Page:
Monday, November 27, 2006

May I have a doctor's note, please?

Not to whine, but I feel kind of exhausted by everything at the moment. I finished a significant school milestone today, but the amount of tasks on the list that must be accomplished before the semester is over is utterly ridiculous. Ridiculous. Add to that the list of tasks that must be accomplished before I leave the country on New Year's Eve, and the list is both ridiculous and insurmountable.

Sunday we had a large-ish family gathering chez megastore, and it was lovely. It was one of those days on which I had entertained the fantasy that I would not only cook a lovely meal and the historian would magically transform the slightly farmyard conditions in which we allow ourselves to live, you know, day-to-day, into a welcoming and tidy-ish domicile--not only this, which would be a miracle on the higher end of the miracle magnitude spectrum, but also that I would (a) read the paper, (b) talk to the Scotland daughter and granddaughter, (c) run to the store and pick up some supplies for the lovely meal, and (d) get a little work done. Was I high?

Everything turned out great, and that's partly because, in the cooking, I deleted a couple of menu items. One, soup, I deleted as I was talking to Scotland daughter, who always manages to inject a note of good sense into things. Thank you, Scotland daughter! The other, a greens and herbs frittata, I deleted as I was starting to feel the panic a-risin', the time getting shorter and the guests on the porch, as it were. All to the good. I still managed to have way more food than we needed. That's partly because the farmer's market potatoes we bought for storage were about the size of footballs. Well, nerf footballs. Who can really know how much mashed potato yield there'll be from a football-sized potato? I ask you.

After this feat of hospitality, there was a significant amount of laying around that had to be done (not on the list). Today, I woke up to a very grey day. I took Betty in to get her stitches out (on the list), finished said school milestone (ditto), miraculously (there are many miracles around here about now) found some papers that my son had been looking for (yes, the loss of them was due to my general slatternly way of organizing--the miracle wasn't on the list, but I'll take it in lieu of the alternative, which was to reconstruct the papers out of thin air), took the dogs to the dog park in the dead of night where it started to sleet (okay, it was about 5:30 p.m, but very, very dark! and sleety! sleet definitely NOT on the list), and came home to a sports event that I cannot bring myself to discuss (not, not, not on the list, not ever).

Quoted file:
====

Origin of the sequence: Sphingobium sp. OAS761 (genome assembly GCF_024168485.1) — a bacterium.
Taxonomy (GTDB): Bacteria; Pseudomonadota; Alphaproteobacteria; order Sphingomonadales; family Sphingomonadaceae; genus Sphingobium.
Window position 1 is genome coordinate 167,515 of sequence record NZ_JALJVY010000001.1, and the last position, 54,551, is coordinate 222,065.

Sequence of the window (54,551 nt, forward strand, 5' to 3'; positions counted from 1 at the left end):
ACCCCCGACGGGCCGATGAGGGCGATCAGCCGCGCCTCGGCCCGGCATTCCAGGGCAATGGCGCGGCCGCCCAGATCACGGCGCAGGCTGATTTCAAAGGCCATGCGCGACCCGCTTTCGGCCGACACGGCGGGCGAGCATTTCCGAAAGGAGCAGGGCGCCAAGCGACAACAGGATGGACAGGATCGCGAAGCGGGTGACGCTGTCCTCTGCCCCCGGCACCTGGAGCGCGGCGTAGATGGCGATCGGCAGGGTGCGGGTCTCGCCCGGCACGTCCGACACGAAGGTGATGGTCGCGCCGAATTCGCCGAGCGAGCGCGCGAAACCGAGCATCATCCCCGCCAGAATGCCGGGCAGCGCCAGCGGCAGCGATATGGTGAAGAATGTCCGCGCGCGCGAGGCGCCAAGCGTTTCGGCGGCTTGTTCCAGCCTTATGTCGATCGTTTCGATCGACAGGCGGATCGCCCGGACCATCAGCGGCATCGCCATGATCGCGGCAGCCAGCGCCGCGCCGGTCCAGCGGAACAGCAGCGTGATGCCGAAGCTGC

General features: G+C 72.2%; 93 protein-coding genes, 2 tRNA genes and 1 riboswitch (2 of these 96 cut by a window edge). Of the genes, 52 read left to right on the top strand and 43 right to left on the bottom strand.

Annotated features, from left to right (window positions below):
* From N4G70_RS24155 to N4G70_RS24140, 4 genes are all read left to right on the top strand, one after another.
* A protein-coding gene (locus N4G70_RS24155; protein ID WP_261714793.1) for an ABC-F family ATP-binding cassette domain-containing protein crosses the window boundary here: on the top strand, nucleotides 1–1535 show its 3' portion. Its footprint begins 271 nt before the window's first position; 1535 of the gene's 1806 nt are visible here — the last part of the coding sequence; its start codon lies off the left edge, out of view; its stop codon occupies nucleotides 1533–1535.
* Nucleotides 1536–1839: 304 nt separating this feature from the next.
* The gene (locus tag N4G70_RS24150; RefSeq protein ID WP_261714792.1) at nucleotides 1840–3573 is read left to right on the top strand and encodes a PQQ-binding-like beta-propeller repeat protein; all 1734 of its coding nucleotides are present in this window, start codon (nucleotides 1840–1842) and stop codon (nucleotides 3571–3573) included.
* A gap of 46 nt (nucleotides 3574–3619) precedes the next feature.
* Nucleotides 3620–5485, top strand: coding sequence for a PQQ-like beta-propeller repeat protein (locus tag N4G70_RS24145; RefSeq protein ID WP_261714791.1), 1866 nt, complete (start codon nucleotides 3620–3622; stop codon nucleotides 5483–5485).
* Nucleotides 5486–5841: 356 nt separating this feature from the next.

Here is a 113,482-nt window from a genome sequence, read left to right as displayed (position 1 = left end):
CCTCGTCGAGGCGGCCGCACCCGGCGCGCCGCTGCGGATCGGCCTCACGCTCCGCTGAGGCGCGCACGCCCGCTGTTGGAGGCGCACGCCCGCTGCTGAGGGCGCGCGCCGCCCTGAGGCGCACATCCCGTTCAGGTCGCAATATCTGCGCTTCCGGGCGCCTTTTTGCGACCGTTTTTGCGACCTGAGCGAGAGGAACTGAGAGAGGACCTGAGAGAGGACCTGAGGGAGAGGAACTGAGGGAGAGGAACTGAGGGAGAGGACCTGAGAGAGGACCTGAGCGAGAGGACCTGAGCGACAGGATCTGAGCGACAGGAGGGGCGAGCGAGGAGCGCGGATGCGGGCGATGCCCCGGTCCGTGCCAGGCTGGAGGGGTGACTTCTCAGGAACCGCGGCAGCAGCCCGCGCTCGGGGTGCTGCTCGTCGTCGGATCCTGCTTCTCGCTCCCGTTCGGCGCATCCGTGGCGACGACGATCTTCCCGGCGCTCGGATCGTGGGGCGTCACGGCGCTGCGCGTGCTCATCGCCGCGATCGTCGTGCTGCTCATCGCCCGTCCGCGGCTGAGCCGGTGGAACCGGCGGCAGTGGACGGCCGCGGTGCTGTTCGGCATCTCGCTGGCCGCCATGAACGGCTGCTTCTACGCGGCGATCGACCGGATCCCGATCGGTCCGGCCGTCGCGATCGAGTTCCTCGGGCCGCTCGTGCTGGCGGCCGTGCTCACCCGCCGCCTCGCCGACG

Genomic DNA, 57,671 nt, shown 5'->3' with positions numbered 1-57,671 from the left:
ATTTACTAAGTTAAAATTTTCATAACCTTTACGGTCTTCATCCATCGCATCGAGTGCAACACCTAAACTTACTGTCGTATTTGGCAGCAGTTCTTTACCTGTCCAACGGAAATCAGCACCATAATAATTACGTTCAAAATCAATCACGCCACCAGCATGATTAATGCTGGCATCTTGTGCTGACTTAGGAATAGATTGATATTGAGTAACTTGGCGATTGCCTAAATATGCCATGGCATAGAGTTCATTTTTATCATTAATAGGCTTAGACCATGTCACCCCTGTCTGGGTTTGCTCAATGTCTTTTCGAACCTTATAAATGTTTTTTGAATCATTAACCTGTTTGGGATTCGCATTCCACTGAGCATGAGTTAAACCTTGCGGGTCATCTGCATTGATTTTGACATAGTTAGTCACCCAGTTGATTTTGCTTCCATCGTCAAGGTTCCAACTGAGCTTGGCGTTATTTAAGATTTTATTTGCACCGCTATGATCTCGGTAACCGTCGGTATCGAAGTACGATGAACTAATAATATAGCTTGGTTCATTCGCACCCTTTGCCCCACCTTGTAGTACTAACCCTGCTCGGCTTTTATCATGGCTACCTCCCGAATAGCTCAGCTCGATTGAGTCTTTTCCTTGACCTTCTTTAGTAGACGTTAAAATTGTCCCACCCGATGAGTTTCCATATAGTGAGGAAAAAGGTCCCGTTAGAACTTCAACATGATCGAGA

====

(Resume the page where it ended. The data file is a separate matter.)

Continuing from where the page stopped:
There will be no discussion of Christmas trees around here until I at least finish all the items on the first list (the one that's merely ridiculous).

Wednesday, November 22, 2006

Robert Altman, 1925-2006.

Robert Altman died two days ago. I feel it's worth pausing to remember all the wonderful films he made, and more, what a great embodiment of the working artist. I don't know how many people saw some of his odder films--Quintet, anyone? or A Wedding?--but the reality was, he made movies. A lot of really great ones, and almost all of them idiosyncratic and interesting and worth your time.

Here's a list of my personal favorites:

1. McCabe and Mrs. Miller. To my mind, one of the loveliest films ever made.
2. Nashville, of course, and also M*A*S*H.
3. Three Women.
Very weird and completely unforgettable.
4. Cookie's Fortune.
5. Gosford Park.
To my mind, one of the finest films of the last 10 years. Endlessly rewatchable.
6. The Player.
7. Popeye.
Also very weird, but like nothing else you've ever seen.

What a great thing, to have made so many great films, and to have made some of the greatest at the very end of things. Today, all art aspires to the condition of Robert Altman, making great artifacts to the very end, but more importantly, just making.